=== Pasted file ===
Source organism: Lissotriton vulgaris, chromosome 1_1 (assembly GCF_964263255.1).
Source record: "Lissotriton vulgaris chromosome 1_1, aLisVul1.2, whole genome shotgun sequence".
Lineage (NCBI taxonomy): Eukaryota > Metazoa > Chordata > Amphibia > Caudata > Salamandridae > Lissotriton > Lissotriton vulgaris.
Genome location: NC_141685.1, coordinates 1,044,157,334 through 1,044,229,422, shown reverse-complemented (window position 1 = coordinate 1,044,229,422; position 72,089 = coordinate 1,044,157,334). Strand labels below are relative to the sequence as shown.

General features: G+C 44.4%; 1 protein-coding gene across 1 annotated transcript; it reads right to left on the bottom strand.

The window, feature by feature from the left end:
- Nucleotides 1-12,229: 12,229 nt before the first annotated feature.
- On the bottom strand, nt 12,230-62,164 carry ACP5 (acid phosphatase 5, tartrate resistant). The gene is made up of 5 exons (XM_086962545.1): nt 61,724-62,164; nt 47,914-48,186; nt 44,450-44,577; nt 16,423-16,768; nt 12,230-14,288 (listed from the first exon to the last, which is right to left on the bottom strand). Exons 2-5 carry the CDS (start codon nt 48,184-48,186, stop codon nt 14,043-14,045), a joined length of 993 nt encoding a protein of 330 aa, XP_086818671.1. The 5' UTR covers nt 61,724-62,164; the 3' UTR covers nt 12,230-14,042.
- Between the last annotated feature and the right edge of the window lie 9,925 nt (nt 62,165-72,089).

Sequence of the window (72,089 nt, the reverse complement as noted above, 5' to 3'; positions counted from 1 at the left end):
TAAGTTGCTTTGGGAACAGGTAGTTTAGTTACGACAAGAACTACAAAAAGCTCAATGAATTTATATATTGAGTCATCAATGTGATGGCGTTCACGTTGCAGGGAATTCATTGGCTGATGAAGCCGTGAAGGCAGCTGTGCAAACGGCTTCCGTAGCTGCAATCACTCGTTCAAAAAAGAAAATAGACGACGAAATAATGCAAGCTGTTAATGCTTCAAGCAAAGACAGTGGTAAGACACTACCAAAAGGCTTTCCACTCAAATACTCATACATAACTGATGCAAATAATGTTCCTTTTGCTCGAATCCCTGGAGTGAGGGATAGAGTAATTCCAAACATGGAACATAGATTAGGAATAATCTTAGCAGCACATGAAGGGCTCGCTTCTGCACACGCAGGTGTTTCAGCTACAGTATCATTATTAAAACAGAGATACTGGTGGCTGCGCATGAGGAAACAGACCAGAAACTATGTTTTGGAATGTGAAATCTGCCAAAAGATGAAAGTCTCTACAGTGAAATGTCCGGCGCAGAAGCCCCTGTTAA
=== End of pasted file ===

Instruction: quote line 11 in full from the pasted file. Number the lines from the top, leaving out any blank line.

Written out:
TAAGTTGCTTTGGGAACAGGTAGTTTAGTTACGACAAGAACTACAAAAAGCTCAATGAATTTATATATTGAGTCATCAATGTGATGGCGTTCACGTTGCAGGGAATTCATTGGCTGATGAAGCCGTGAAGGCAGCTGTGCAAACGGCTTCCGTAGCTGCAATCACTCGTTCAAAAAAGAAAATAGACGACGAAATAATGCAAGCTGTTAATGCTTCAAGCAAAGACAGTGGTAAGACACTACCAAAAGGCTTTCCACTCAAATACTCATACATAACTGATGCAAATAATGTTCCTTTTGCTCGAATCCCTGGAGTGAGGGATAGAGTAATTCCAAACATGGAACATAGATTAGGAATAATCTTAGCAGCACATGAAGGGCTCGCTTCTGCACACGCAGGTGTTTCAGCTACAGTATCATTATTAAAACAGAGATACTGGTGGCTGCGCATGAGGAAACAGACCAGAAACTATGTTTTGGAATGTGAAATCTGCCAAAAGATGAAAGTCTCTACAGTGAAATGTCCGGCGCAGAAGCCCCTGTTAA